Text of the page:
November 30, 2022

YERUN leaders agree on key points to bring the reform of Research Assessment forward

YERUN members have met from 28 to 30 November for their Autumn General Assembly in Maastricht. A core topic on the agenda related to the ongoing discussions and initiatives to change research assessment in Europe: at national levels, the Dutch Initiative Room for Everyone’s Talent and the Norwegian NOR-CAM, and at European level, the Coalition for Advancing Research Assessment, CoARA.

YERUN leaders have reflected on the changing demands and the increasing expectations for universities. They have discussed the contributions their institutions make and the added value they provide to various areas of education, research, leadership, innovation and societal impact, from the perspective of their institutions, but also from the perspective of their staff.

Contributions highlighted by YERUN leaders focused on their impact, on socially and community-engaged activities, and on the partnerships they are building with other sectors, with the goal of being a key player in their regional innovation initiatives. There is a particularly promising window of opportunity for young universities, as they are often located inareas where there is ample scope and expectations for them to play an active role in their region. But another key aspect for the contributions of our universities remains to be Talent Development, how to attract talent and to ensure generations are skilled and ready to  embrace different career paths.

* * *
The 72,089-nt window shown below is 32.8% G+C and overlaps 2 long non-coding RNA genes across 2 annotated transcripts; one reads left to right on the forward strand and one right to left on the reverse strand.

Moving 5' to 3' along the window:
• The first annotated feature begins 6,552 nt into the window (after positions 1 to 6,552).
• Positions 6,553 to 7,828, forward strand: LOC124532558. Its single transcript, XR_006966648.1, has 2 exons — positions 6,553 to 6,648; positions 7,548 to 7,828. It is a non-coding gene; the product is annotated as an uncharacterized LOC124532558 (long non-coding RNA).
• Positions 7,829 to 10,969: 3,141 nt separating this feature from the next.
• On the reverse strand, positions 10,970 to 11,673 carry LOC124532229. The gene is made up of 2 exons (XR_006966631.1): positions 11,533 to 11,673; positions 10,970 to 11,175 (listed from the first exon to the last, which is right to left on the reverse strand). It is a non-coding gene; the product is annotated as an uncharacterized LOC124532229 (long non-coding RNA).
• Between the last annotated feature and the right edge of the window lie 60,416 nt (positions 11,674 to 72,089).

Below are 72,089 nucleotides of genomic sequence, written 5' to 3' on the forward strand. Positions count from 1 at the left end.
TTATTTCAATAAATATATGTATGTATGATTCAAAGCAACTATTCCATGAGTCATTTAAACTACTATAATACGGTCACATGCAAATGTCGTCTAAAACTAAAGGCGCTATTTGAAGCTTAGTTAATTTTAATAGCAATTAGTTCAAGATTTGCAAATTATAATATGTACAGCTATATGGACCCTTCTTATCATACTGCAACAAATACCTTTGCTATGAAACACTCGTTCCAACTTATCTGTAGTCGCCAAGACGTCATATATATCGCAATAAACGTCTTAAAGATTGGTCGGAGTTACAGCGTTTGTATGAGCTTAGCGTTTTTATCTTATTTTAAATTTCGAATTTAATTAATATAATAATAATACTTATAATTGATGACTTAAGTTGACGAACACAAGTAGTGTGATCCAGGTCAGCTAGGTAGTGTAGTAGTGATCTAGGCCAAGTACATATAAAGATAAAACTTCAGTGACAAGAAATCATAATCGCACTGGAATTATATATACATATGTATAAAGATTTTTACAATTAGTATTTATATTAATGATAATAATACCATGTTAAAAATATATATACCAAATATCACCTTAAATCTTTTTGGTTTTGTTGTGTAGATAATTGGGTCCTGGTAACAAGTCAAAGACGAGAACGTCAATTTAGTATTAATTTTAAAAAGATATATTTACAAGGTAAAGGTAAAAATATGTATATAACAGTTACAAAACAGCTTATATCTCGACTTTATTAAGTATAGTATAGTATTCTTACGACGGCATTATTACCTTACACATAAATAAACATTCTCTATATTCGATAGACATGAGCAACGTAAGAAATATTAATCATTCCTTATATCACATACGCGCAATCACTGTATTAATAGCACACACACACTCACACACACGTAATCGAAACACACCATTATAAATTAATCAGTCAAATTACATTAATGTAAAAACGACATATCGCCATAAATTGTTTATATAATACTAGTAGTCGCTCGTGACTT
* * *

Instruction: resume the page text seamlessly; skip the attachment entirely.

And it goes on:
When reflecting on and exploring how these contributions are evaluated and recognised at present by current systems of assessment, YERUN members agreed on some recommendations for the ongoing initiatives to take forward.

  • The need to broaden recognition and increase the diversity in the assessment of universities and of their staff and teams. As higher education institutions, not only research assessment must be connected to education assessment, but also to leadership, innovation and impact in its broader sense. Contextual disciplinary and geographical differences should  also be considered.
  • Recognising the importance of leadership as an agent of change, providing direction, support and trust in our academic communities, but also in taking responsibility to enable dialogue with other players. The Covid-19 pandemic has put this contribution into the spotlight.
  • Understanding the need to progressively start changes in academic assessment, and that special focus should be put on career development of early and mid-career researchers. We need to provide answers to those who see their careers evolving in a transition period. International dialogue and stakeholders’ involvement are key to a successful implementation.
  • More opportunities and funding incentives should support the contributions that universities are making in other areas beyond education and research. At present, funding to the institutions very much mirrors their activities in education and research (through intakes of students and research projects). The role they are playing in their regional sectors and in their social communities should also contribute as a source of future funding.

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